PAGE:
Positive Reinforcement, Fear and Doing it All

There are several things that can be said about me. The one that seems to fit the best is an old adage “Jack of all trades, master of none.” (You may change the name to “Jill” if it makes you feel better to be gender-specific.)

When I first heard this, back in my youth, I thought it was rather sad. To me, it spoke of a person who could do a lot of different things, but none of them very well.

My, my, how time has changed perception.

Now I’m rather proud to have the “Jill of all trades” distinction. After all, it means I can do lots of things. At this time of my life, I really don’t care if I can do them to perfection, I just want to do complete the tasks with a modicum of ability.

In my youth, I used to write. A LOT. When I grew up, there was only three TV channels and radio. No MTV, no 24-hour news, no movies on demand. Writing was an outlet for me. It was pretend. It was an outlet to exploring feelings and a way to report on my world, which I thought was pretty bleak and abnormal.

Then, of course, comes adulthood. Maturity means being able to provide for oneself. Writing (and drawing and painting) took a back seat to making a living. After that, comes family. You can’t just leave your family to fend for themselves while you go off and try to create.

During those years, I did it all. Put up siding. Painted houses. Hung wallpaper. Stripped oak moldings and refinished wood. Raised children. Sewed their clothes. Sewed my own window treatments. Learned to knit and crochet. Learned to really cook. Gardened. Dug up lots of dirt using only a shovel. Moved boulders with my own bare hands. Tended orchids. Took photographs for my business. Learned to use the computer. Designed books and catalogs. Learned Peachtree and became a bookkeeper. I found out I was damned good at customer service on the phone. Learned to play the violin. Kept an assortment of pets. Learned to be brave in the face of bugs. Concentrated on my siblings and dad. Made lots of friends online.

It’s only been in the last year or so that I’ve returned to my first love, writing. It’s been slow, an excruciating learning experience. I’m thirty or so years behind. I’m shy about it. My family knows what I post online, as in that forum, I use my real name. I blog here every day. For the other, more heart-gripping writing, I’ve been keeping that under lock and key. I’m afraid to take the plunge and let others read what I think of as my “baby.” I’m not ready to let the public in, just yet.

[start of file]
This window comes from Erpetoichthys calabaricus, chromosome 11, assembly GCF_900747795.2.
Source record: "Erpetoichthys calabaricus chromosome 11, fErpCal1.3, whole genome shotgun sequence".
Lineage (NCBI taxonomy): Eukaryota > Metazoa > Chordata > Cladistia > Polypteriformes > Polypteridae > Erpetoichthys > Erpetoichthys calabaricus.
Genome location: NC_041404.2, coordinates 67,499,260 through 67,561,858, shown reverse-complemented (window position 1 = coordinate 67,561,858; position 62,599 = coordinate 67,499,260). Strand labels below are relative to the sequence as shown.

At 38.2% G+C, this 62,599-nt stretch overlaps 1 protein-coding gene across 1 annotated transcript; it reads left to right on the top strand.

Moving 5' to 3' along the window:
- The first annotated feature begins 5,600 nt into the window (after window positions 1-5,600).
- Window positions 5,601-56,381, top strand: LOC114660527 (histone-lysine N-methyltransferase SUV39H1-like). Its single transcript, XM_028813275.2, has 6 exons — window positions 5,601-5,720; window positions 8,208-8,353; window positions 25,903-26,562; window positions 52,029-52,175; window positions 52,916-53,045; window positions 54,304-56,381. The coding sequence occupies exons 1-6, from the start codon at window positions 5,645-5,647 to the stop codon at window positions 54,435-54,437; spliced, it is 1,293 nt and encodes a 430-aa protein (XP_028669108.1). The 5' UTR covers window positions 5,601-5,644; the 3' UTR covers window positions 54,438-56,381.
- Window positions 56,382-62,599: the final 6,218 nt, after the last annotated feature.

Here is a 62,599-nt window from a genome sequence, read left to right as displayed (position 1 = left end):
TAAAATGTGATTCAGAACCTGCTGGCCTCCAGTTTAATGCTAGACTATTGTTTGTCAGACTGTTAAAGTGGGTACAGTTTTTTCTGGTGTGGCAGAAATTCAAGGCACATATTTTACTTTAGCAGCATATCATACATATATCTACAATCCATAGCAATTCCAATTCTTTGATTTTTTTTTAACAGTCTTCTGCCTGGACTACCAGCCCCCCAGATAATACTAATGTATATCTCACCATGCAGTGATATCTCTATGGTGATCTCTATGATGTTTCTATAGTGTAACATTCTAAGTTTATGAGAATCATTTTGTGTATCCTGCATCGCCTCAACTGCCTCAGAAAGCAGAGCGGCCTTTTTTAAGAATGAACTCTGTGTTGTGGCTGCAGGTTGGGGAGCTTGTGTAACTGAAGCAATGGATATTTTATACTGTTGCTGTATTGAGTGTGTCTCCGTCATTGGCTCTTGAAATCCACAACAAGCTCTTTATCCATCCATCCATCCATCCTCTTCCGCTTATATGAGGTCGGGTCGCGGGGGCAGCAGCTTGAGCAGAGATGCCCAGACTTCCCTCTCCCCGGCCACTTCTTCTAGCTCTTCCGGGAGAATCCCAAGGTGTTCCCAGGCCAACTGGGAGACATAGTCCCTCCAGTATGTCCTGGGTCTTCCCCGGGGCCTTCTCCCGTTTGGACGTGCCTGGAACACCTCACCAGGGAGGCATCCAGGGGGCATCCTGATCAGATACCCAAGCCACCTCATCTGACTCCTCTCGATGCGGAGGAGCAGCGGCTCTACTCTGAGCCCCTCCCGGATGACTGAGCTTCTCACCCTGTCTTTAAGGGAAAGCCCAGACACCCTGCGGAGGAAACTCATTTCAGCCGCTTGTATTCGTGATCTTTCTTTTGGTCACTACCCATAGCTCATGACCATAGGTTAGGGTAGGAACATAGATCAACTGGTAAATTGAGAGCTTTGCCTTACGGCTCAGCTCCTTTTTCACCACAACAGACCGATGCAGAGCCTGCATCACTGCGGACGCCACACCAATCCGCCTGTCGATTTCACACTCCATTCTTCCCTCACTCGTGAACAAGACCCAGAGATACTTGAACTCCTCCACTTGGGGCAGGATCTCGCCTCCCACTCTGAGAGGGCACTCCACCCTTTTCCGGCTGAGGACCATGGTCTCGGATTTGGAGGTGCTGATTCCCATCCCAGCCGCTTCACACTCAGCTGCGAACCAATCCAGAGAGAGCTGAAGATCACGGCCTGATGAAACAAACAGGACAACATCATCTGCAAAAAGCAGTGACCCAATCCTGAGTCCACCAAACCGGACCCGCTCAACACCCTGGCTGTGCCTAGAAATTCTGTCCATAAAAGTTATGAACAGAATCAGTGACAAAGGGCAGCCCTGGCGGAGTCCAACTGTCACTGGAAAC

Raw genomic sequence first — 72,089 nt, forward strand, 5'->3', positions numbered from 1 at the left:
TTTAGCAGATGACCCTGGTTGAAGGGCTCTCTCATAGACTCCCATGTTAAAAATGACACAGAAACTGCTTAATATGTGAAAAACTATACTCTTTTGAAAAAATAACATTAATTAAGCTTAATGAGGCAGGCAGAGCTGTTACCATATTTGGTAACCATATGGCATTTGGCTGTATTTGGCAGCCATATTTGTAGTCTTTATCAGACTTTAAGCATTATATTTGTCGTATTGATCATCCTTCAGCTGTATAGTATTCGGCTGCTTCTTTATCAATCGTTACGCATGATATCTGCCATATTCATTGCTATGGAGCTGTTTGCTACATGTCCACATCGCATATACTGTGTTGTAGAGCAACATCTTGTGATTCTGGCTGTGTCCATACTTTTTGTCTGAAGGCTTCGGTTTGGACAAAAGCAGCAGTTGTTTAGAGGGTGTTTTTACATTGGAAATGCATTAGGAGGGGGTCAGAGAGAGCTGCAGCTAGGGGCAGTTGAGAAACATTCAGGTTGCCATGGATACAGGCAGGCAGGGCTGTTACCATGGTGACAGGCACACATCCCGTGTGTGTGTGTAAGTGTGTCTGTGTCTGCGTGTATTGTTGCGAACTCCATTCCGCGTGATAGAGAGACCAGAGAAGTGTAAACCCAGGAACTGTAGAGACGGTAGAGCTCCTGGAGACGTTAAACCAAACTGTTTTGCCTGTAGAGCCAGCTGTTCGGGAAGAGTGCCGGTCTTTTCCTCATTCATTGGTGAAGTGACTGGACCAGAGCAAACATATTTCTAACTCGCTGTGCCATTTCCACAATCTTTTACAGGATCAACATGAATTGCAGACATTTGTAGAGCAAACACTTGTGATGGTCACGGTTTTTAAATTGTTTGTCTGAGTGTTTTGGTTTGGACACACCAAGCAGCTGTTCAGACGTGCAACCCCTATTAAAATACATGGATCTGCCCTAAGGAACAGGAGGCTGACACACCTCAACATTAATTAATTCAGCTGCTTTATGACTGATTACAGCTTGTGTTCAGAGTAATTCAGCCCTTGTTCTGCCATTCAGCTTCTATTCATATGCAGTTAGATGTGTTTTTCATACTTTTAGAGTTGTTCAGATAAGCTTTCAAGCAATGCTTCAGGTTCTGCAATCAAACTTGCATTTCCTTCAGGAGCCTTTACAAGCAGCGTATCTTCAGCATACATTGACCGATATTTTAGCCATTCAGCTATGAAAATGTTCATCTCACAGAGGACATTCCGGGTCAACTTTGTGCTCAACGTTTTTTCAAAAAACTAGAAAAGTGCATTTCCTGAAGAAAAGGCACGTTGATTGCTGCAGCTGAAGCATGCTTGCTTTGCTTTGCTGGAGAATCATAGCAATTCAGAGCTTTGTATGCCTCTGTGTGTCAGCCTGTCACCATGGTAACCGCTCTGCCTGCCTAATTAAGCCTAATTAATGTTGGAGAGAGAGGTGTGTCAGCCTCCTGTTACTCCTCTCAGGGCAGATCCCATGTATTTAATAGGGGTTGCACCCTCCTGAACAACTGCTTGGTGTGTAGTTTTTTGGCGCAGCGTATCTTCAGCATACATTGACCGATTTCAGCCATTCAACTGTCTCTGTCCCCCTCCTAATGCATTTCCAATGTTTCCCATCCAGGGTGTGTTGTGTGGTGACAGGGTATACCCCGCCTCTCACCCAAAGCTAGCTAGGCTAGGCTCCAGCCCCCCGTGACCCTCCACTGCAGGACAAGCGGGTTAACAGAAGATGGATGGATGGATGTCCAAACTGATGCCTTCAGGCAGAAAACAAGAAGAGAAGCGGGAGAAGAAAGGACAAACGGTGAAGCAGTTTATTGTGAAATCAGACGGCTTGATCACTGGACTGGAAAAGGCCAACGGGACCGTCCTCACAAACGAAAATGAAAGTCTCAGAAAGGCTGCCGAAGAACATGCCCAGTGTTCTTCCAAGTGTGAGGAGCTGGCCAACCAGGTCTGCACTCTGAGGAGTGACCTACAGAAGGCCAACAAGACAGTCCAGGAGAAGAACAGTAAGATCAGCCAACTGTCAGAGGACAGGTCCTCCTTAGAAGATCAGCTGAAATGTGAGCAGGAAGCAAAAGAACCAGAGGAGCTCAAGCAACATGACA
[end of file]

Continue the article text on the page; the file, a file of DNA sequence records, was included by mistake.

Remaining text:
Yesterday, I decided to post something for serious critique. I need to know what that’s all about. It was something that I worked on seriously, but it’s not my “baby.” I can afford brutal comments on it. Immediately afterward, I received a phone call from an online friend. She is a published writer. We had a lovely conversation. She hasn’t critiqued the story yet, but she did offer some positive comments.

I was buoyed by her words. Some of my fear has subsided.
I’m ready to forge on.

6 Responses

  1. Good for you!

    It’s odd how we look at our lives accomplishments at this point and are able to come up with an impressive tally sheet, isn’t it? While I was doing it all, I just felt like I was living my life. I had no idea how wonderful some of these things would be in retrospect.

  2. I envy you your long list of skills … as the most useless and unemployable person on planet Earth, I really admire Jacks and Jills of all trades.

    Suggestion for you about having pieces critiqued — it sometimes helps with the fear if you have a trusted reader who will “hold” the piece for you, by which I mean reading and appreciating it, but not critiquing it. This is sort of the equivalent of your kid’s loving grandmother, who will irrationally defend your kid after the (perhaps fair) tough Teacher Review Day. My feeling is that almost every writer needs what I think of as a “safe haven” reader … it does a lot to take the sting out of criticism,and allows you to view it more productively, when there is at least one other person who loved and understood your work without question.

  3. …and that (in continuation of the above comment) is never too hard to find. So just go for it.

    If there’s any writing that i haven’t shared with all in the past few years, then, it’s a novel called “Places Don’t Exist” and that too because I wish to publish it later and keep it as a surprise.

    I’ll be waiting to read your creative pieces.


  4. I’m not a writer.

    The list of worthwhile things that I have no clue about seems to grow daily.

    The number of completely useless things that I know about is increasing steadily.

    I think that makes me a Jack or Jill of all non-trades.

    I like it like that.

  5. You know me, ABS-accomplishing things with -non- in front of it is my second most favorite thing. There’s a lot to be said for opposite poles.

  6. I agree with David. Critique is important, but it’s also important to have someone who “gets” you.

    I love to draw and paint, which is a little like giving birth, and I become very protective of those “children”. I have my brother, who understands the emotion and intention of my art, when no one else does.

    It’s a safe place to land.

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